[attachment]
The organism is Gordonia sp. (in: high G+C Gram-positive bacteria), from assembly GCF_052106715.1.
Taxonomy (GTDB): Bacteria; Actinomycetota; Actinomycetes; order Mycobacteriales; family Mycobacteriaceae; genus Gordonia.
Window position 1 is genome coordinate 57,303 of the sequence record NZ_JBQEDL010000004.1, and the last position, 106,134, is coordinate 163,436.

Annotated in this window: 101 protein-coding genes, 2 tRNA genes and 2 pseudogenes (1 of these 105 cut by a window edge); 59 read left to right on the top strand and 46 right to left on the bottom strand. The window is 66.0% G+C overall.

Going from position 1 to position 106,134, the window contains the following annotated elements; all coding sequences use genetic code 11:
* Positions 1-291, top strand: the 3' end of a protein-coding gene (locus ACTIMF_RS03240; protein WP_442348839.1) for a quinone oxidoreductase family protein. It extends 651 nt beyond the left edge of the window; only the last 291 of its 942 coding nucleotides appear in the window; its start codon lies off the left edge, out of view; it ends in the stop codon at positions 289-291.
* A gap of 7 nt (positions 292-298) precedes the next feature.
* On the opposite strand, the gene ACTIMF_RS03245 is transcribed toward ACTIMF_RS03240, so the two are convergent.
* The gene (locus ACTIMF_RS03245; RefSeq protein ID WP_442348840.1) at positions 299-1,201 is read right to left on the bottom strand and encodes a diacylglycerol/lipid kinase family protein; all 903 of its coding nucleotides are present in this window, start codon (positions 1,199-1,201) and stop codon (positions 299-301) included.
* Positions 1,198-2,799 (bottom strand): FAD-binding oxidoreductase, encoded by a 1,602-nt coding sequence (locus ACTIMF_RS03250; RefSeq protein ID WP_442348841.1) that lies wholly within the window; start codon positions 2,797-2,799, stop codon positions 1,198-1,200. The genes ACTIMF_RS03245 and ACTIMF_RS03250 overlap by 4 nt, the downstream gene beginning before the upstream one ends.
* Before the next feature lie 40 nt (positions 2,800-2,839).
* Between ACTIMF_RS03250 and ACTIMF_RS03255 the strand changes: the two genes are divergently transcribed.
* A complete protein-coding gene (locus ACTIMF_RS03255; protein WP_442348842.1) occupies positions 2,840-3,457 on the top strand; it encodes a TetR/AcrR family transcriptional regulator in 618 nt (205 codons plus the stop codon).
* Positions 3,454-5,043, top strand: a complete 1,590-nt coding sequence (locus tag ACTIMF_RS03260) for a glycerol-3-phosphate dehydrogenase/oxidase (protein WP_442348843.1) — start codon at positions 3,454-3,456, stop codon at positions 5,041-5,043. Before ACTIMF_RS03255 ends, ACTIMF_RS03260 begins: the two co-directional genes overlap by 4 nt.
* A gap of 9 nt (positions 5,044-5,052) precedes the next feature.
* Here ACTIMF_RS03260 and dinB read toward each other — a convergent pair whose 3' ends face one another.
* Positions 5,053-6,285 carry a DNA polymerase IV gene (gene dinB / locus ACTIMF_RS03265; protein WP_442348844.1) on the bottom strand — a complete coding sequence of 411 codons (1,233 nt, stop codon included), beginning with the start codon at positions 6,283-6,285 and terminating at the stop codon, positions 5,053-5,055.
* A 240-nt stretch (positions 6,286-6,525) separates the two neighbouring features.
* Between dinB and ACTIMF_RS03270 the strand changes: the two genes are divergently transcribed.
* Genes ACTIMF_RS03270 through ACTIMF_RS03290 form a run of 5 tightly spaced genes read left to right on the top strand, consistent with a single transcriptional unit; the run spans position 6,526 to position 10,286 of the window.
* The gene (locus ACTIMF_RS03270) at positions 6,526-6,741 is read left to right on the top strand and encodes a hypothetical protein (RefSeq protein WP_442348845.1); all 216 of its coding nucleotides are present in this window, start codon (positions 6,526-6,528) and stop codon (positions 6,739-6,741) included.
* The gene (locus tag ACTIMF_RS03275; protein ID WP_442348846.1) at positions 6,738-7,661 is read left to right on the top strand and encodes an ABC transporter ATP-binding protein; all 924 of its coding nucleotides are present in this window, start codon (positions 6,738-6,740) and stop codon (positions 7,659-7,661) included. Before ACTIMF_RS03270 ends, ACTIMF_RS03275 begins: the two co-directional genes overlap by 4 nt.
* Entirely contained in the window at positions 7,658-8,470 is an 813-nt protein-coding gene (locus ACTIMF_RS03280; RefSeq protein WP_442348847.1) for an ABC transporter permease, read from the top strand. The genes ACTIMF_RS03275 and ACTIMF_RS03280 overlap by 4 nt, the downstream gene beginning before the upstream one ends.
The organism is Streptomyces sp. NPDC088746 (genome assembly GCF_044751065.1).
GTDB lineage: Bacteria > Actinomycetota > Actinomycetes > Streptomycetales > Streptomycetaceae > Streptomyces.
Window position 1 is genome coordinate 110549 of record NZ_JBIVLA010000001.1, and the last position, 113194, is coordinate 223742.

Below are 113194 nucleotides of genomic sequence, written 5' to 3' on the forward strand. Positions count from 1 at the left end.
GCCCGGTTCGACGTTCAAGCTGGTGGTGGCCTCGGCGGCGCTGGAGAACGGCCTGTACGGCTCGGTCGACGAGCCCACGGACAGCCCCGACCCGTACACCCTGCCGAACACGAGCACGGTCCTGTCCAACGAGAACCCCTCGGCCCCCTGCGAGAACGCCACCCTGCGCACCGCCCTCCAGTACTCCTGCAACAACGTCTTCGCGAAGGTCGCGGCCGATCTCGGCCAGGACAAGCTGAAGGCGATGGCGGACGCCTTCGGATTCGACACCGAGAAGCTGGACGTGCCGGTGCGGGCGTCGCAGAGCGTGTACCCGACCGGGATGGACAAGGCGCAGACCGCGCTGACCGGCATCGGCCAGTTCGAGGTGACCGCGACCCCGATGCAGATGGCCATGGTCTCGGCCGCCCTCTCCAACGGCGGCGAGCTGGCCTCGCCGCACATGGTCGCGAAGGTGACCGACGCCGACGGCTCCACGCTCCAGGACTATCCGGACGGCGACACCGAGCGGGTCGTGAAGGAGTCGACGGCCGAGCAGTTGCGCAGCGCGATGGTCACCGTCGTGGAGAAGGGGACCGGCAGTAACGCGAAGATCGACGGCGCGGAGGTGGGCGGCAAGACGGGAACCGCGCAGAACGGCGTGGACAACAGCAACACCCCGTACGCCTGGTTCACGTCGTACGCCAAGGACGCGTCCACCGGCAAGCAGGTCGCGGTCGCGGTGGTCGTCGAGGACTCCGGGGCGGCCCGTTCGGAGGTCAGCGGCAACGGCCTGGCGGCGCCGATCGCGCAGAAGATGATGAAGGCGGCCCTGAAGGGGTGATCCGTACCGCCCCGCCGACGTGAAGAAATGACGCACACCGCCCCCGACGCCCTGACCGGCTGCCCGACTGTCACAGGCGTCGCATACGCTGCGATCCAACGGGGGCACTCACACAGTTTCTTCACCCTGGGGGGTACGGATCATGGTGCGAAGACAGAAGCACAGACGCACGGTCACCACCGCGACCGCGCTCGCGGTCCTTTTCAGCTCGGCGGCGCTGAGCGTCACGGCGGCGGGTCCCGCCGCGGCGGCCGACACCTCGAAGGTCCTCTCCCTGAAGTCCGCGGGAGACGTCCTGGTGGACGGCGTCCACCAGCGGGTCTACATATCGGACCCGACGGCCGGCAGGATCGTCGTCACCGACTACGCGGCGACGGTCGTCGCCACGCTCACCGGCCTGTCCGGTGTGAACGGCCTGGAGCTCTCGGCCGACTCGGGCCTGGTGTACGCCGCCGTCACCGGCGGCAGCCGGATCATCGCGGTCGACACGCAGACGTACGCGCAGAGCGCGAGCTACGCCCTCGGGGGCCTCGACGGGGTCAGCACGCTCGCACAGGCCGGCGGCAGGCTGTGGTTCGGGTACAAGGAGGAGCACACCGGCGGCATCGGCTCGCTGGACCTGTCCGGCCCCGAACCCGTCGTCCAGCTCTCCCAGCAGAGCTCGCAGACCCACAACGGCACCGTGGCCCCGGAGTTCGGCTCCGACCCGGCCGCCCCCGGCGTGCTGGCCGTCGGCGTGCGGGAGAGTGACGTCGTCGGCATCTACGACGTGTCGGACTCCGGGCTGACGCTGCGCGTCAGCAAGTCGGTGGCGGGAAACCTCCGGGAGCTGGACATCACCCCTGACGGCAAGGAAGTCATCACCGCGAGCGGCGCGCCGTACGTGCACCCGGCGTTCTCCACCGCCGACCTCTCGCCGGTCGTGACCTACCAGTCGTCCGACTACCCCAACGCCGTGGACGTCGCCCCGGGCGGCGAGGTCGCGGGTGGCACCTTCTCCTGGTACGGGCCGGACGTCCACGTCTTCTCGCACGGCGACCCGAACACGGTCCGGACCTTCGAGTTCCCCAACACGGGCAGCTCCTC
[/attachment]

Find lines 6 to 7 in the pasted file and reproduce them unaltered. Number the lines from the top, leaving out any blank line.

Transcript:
* Positions 1-291, top strand: the 3' end of a protein-coding gene (locus ACTIMF_RS03240; protein WP_442348839.1) for a quinone oxidoreductase family protein. It extends 651 nt beyond the left edge of the window; only the last 291 of its 942 coding nucleotides appear in the window; its start codon lies off the left edge, out of view; it ends in the stop codon at positions 289-291.
* A gap of 7 nt (positions 292-298) precedes the next feature.